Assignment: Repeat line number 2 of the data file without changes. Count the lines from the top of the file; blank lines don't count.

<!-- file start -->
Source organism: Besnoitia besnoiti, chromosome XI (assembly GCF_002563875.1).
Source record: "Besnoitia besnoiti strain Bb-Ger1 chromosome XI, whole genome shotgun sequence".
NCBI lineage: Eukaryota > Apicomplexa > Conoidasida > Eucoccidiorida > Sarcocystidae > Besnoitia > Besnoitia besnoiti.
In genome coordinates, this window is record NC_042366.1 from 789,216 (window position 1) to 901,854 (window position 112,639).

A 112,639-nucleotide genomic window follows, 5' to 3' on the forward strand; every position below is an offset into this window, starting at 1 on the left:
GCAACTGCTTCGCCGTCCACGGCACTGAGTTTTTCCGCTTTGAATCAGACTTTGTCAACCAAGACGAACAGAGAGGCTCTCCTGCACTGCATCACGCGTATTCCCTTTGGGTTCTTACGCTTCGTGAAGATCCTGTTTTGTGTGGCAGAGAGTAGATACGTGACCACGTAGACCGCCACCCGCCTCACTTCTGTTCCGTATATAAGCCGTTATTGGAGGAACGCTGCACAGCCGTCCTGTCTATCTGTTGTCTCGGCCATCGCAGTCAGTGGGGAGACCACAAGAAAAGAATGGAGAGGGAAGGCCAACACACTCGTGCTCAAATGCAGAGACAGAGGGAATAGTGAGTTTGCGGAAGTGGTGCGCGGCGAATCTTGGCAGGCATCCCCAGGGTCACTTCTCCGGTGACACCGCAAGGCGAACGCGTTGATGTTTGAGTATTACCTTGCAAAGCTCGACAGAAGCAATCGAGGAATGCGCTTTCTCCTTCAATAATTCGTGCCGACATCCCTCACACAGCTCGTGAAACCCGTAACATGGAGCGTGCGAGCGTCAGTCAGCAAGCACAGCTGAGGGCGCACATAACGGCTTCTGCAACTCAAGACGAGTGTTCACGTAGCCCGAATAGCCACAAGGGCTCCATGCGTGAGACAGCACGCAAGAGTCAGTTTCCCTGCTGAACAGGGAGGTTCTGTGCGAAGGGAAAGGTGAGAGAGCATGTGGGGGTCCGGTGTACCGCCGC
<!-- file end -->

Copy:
Source record: "Besnoitia besnoiti strain Bb-Ger1 chromosome XI, whole genome shotgun sequence".